Diabetic complications can be “sexy.”
“It’s quite sexy, for a researcher,” King says about his work at the Joslin Diabetes Center, in Boston, “That’s because the major fears of the diabetic patient are blindness, renal failure, or hypoglycemia—all of which are complications of type one diabetes. Focus groups have shown that, if not for the complications, diabetic patients could tolerate the disease quite well.”
King is one of the world’s leading researchers into diabetes complications. He is Director of Research and Head of the Section on Vascular Cell Biology at Joslin, as well as a Professor of Medicine at Harvard Medical School, and he’s been at both Joslin and Harvard since 1981.
“My area of expertise is how insulin interacts with the blood vessels,” King says.
Specifically, King is examining the effects of insulin resistance and hyperglycemia, or high blood sugar, on the molecular mechanisms that could lead to degeneration of vascular systems in the body. In 1989, Dr. King spearheaded breakthrough research postulating that activation of protein kinase C is the primary pathway in which hyperglycemia causes loss of function, and other complications, in the retina, kidney and cardiovascular systems. Following this, King showed in a series of studies using vascular cells from the retina, kidneys, and arteries specifically how hyperglycemia contributed to causing various diabetes complications.
King’s research into understanding the causes of diabetes complications, so he can help to find ways of preventing them through treatments and lifestyle changes, extends far beyond the confines of a lab or a petri dish. He is working with more than 800 people in the Joslin Diabetes Medalist program —people who have been awarded medals for living with type 1 diabetes for 25, 50, even 75 years —to uncover how they have managed to avoid many diabetic complications through the decades.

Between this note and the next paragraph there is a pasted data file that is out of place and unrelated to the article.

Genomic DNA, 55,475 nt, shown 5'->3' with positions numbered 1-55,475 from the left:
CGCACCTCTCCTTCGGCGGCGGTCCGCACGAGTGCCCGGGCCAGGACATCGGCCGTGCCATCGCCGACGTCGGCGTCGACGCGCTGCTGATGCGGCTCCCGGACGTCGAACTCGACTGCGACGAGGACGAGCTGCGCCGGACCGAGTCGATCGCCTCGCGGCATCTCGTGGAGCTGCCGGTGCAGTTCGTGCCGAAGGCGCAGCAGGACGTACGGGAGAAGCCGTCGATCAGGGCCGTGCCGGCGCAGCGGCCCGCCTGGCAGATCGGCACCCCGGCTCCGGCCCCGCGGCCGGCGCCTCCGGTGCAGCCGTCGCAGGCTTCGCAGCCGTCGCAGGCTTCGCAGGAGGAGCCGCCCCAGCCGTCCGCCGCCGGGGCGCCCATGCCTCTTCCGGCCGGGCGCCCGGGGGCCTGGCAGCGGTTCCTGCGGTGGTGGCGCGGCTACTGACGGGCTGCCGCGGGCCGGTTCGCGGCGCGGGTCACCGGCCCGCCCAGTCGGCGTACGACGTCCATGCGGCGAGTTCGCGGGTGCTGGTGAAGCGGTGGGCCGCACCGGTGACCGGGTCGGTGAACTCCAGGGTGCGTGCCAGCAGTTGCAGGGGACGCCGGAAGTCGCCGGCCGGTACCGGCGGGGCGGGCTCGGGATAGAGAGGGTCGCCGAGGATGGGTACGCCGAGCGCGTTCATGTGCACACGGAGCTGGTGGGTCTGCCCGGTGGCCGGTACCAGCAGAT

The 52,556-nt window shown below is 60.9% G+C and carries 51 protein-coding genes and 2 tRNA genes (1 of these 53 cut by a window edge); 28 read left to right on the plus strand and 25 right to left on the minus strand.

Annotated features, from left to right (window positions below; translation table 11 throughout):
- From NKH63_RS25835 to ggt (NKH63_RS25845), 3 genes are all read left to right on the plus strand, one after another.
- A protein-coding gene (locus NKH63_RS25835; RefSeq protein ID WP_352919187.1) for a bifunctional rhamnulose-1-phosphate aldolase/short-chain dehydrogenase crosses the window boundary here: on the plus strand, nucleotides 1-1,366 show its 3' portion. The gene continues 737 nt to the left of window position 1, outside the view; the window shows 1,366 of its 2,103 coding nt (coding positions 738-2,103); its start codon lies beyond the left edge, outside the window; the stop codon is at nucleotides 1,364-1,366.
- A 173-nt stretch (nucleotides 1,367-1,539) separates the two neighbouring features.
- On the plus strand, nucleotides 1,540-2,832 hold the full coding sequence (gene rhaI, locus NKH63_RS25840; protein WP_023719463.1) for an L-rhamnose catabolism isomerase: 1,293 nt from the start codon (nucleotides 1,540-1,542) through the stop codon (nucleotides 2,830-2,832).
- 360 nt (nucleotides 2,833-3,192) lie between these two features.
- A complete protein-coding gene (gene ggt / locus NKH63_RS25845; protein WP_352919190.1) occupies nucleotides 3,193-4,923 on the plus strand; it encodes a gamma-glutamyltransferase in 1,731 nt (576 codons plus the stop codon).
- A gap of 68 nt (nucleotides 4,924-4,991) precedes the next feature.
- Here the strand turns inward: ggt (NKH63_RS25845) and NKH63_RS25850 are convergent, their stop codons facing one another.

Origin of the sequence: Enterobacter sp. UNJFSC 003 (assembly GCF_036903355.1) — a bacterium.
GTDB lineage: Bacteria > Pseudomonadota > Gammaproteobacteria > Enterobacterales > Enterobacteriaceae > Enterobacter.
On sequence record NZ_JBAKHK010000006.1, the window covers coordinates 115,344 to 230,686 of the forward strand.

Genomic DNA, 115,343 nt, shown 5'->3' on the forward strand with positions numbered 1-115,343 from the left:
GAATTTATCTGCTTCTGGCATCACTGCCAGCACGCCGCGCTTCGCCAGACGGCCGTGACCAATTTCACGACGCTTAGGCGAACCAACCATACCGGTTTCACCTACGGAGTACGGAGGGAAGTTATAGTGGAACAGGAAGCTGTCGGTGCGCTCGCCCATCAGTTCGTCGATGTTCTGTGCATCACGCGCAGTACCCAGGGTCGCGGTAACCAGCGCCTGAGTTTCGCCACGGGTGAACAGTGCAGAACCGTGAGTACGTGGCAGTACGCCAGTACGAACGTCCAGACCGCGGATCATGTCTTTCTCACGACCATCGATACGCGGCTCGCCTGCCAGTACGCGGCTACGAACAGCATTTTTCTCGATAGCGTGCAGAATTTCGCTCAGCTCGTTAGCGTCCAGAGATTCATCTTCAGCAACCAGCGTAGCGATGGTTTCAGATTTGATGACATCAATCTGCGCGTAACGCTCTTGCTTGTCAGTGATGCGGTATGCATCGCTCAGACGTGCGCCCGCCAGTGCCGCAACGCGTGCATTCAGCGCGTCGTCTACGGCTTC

“They are very interesting people,” King says about his study group. “Some of them built their own glucose meters in the 1960s and 70s, before they were widely available to the public.”
Aside from being avid do it yourselfers, King found other shared traits of those who have minimized the complications from diabetes, despite living with the condition for many years.
After discounting genetic factors, King’s research so far reveals that most of the Medalists exercise regularly. They are also very careful with their diets. But, more than this, King noted another shared trait that, although fairly abstract, is very important.
“They are very good advocates for themselves,” King says of his subjects. “The are always on the lookout for new treatments. They are definitely a proactive group. They’re not sitting on the sidelines waiting for something to be done for them. They’ll do it for themselves first, if they have to.”
King, and other researchers, also discovered that hdl levels, the so-called “good cholesterol,” is high in Medalists without complications.
“We are looking into that,” King says about the implications of the hdl levels.
By examining the Medalists King hopes to uncover the specific, if not the actual molecular ways in which they are protected from complications. Is it lifestyle? Genetics? Life choices? Or, is it something else?
“The hope is we look at humans who are protected, then see why they’re protected, and come up with answers about lifestyle,” King says. “Then, by looking at their tissue and biochemistry (after death) we can perhaps develop medications to simulate the biochemistry that protected them.”
On that front, King says they have discovered a way that naturally produced human insulin prevents arteriosclerosis.
“Can we design an insulin to prevent arteriosclerosis?” King says. “I think this may be possible in the next five years.”
Because up to 30 percent of people with type 2 diabetes use insulin, such a breakthrough would be good news for more than just for type 1 diabetics, he points out.
Meanwhile, as researchers like King work to understand the factors that protect some people from the complications caused by diabetes, and until the development, and testing of medications as a result of those findings come to market, there are things diabetics can do to help themselves avoid retinopathy, neuropathy, kidney disease and cardiovascular disease.
“Don’t smoke, watch your diet, and exercise,” King advises. “Also, advocate for yourself. Be proactive. That’s the main trait of the Medalists—they stick up for themselves.”